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and implied general intemperance : when the common people were in the habit of carrying the bowl from house to house, in order to collect money: the materials which filled the bowl were spiced wine or ale, with roasted apples and sugar, mead or metheglin. A particular species of bread, called the wassel bread, was eaten with the above liquid, according to some antiquaries. - Mr. Douce, however, quotes a statute, 51 Hen. III. which appears to establish the fact, that the white bread well baked, so termed, was in use at all seasons ; and other reasons induce the same gentleman to suppose it was a kind of cake, or probably biscuit. There were also wassel songs sung at Christmas by itinerant minstrels. Drinking of healths, which is the only trace we have in London of the antient wassel, is but little practised at present; but in some parts of the country the custom bears a certain degree of resemblance to the original ceremony.

Very faint traces now exist of the antient practice of choosing Valentines ; indeed, it is confined to the silly compositions of young people in the form of letters, many of which are known to be highly offensive to morality and decency; though the majority, it must be confessed, are equally unmeaning and absurd, and perfectly innocent. Antiquaries are inclined to imagine that this custom was derived from our Roman invaders, who practised the ceremony of drawing the names of

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young females by young men from a box-part of the rites of the Lupercalia, celebrated in the month of February, in honour of Juno and Pan, It has been farther supposed, that the early Christians continued the custom through motives of policy, and fixed upon the day dedicated to St, Valentine merely because it happened to suit the time. If this conjecture be correct, the term of valentines may be readily accounted for. During a long period, the day produced much interest amongst the unmarried part of the community.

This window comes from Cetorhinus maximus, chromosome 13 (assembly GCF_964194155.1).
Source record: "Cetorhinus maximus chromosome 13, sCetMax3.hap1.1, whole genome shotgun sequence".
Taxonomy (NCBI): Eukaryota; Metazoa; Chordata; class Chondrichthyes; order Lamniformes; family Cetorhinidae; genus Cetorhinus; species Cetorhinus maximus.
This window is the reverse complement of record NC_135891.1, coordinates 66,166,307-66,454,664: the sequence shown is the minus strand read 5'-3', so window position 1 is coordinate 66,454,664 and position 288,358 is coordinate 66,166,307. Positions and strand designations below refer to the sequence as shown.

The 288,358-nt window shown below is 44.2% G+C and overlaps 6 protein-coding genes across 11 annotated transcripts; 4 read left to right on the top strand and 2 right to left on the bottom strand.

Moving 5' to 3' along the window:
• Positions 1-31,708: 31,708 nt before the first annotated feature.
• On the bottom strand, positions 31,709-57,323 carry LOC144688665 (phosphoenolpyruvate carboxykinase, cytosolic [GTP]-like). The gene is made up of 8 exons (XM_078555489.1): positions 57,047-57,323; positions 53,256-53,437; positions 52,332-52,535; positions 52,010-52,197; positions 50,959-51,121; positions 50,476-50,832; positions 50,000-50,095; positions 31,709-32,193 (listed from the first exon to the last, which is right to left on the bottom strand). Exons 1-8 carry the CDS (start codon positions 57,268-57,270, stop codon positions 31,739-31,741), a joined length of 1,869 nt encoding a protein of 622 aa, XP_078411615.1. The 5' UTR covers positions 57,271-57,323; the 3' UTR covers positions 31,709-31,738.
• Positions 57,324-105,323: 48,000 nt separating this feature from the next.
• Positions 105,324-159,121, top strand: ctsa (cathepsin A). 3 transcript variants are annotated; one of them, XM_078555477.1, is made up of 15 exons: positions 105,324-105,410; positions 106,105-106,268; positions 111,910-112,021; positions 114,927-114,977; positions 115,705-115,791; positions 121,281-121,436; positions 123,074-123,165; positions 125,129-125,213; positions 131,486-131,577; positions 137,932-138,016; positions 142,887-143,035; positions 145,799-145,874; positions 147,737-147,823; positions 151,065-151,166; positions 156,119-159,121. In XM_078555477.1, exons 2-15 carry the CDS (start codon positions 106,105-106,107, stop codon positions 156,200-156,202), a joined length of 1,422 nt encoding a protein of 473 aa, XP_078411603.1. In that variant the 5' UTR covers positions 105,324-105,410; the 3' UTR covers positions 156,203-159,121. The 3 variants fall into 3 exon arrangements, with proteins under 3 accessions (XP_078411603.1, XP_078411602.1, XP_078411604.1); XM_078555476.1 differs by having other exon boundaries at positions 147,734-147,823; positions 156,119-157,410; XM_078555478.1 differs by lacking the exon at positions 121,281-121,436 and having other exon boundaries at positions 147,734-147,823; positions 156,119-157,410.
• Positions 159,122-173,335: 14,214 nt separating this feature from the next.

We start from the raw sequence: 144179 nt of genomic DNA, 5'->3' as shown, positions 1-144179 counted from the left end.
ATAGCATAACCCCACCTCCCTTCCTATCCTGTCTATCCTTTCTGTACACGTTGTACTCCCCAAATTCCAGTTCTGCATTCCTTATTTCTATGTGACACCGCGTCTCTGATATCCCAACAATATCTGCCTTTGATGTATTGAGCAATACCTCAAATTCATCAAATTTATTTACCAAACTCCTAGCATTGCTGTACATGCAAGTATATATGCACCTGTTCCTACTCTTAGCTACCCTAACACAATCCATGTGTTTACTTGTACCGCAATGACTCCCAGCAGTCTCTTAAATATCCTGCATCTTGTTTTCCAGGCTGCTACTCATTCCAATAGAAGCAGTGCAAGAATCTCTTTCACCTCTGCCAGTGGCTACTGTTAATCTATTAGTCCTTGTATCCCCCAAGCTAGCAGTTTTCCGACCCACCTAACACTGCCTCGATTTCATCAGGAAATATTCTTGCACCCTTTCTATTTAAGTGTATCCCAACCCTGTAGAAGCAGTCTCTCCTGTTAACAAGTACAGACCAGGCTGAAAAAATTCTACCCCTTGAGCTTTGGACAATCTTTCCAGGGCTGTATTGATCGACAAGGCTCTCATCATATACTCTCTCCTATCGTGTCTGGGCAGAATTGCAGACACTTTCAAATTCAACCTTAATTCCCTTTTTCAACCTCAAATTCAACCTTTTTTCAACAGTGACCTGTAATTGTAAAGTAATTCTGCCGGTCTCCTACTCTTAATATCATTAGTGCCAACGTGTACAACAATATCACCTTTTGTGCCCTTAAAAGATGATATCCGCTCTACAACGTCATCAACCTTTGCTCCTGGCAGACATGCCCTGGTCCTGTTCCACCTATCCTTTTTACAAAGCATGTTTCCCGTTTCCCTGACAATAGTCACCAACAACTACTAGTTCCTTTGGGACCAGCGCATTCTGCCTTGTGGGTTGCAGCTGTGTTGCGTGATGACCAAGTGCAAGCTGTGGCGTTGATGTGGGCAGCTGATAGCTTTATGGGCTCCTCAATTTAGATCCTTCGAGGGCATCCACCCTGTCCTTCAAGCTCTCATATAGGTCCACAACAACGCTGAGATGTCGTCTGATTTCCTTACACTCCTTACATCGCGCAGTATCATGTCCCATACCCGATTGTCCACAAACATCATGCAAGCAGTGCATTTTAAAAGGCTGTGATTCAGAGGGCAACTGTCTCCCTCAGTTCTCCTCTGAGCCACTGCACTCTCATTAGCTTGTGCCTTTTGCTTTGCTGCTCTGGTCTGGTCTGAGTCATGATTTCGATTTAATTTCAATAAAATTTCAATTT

The Northern inhabitants of England, the Scots and the Picts, were continually making incursions on the territories of the provincials, or those under the Roman government in their neighbourhood; who consequently requested protection, which the Mistress of the world was then nearly incapable of affording them, through the irruption of the Goths into Italy. Vortigern, Governor in Chief of the British provinces, hopeless of any other succour, sent to Germany for auxiliary troops, which, composed of Saxons, Angles, Jutes, and the natives of Friesland, poured in to his assistance ostensibly, but, treacherously, for their own immediate advantage; as the Romans soon perceived by their entering into a treaty with the Picts. Thus united, they turned their forces against the original intruders, and fairly forced themselves into the exclusive government of the country, or the Her

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tarchy of England. Selden was inclined to think, that though these people appear to have consisted of several nations, “ yet, in very deed, they were all of them none other but Saxons; a name at that time of a large extent in Germany.” The arrival of this army was in the year 428.

We are in this period of our research to conjecture, that the manners of the oppressed Britons were, partly through force and partly through inclination, a compound of British, Roman, and Saxon. For this reason it will be necessary to give some of the leading features of the regulations of society amongst the latter people.